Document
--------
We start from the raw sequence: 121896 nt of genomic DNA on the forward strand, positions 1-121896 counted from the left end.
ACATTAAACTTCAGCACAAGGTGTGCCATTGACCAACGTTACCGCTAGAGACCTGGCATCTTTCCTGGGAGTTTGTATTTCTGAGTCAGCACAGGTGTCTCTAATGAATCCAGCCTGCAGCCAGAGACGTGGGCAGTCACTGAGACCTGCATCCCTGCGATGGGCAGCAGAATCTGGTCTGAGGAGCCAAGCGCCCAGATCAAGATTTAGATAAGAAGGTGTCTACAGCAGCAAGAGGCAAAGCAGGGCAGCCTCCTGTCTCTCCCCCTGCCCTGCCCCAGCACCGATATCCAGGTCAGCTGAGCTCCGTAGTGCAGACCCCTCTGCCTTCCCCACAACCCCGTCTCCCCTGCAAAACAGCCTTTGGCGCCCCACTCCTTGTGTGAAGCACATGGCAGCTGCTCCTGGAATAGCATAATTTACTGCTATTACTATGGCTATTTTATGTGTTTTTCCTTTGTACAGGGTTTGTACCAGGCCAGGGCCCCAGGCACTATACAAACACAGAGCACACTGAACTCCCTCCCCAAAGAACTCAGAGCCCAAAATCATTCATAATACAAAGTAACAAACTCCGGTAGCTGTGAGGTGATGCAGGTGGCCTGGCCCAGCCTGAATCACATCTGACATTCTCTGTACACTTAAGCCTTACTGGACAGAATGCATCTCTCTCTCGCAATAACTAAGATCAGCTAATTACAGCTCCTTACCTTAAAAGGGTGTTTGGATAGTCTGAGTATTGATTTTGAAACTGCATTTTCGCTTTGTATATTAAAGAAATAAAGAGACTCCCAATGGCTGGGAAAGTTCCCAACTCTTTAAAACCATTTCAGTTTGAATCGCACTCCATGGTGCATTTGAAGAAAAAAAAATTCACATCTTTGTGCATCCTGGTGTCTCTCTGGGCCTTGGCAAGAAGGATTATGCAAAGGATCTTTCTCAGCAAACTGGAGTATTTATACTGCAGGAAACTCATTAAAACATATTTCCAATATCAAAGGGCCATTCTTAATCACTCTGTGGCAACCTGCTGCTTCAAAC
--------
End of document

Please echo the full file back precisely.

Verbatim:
We start from the raw sequence: 121896 nt of genomic DNA on the forward strand, positions 1-121896 counted from the left end.
ACATTAAACTTCAGCACAAGGTGTGCCATTGACCAACGTTACCGCTAGAGACCTGGCATCTTTCCTGGGAGTTTGTATTTCTGAGTCAGCACAGGTGTCTCTAATGAATCCAGCCTGCAGCCAGAGACGTGGGCAGTCACTGAGACCTGCATCCCTGCGATGGGCAGCAGAATCTGGTCTGAGGAGCCAAGCGCCCAGATCAAGATTTAGATAAGAAGGTGTCTACAGCAGCAAGAGGCAAAGCAGGGCAGCCTCCTGTCTCTCCCCCTGCCCTGCCCCAGCACCGATATCCAGGTCAGCTGAGCTCCGTAGTGCAGACCCCTCTGCCTTCCCCACAACCCCGTCTCCCCTGCAAAACAGCCTTTGGCGCCCCACTCCTTGTGTGAAGCACATGGCAGCTGCTCCTGGAATAGCATAATTTACTGCTATTACTATGGCTATTTTATGTGTTTTTCCTTTGTACAGGGTTTGTACCAGGCCAGGGCCCCAGGCACTATACAAACACAGAGCACACTGAACTCCCTCCCCAAAGAACTCAGAGCCCAAAATCATTCATAATACAAAGTAACAAACTCCGGTAGCTGTGAGGTGATGCAGGTGGCCTGGCCCAGCCTGAATCACATCTGACATTCTCTGTACACTTAAGCCTTACTGGACAGAATGCATCTCTCTCTCGCAATAACTAAGATCAGCTAATTACAGCTCCTTACCTTAAAAGGGTGTTTGGATAGTCTGAGTATTGATTTTGAAACTGCATTTTCGCTTTGTATATTAAAGAAATAAAGAGACTCCCAATGGCTGGGAAAGTTCCCAACTCTTTAAAACCATTTCAGTTTGAATCGCACTCCATGGTGCATTTGAAGAAAAAAAAATTCACATCTTTGTGCATCCTGGTGTCTCTCTGGGCCTTGGCAAGAAGGATTATGCAAAGGATCTTTCTCAGCAAACTGGAGTATTTATACTGCAGGAAACTCATTAAAACATATTTCCAATATCAAAGGGCCATTCTTAATCACTCTGTGGCAACCTGCTGCTTCAAAC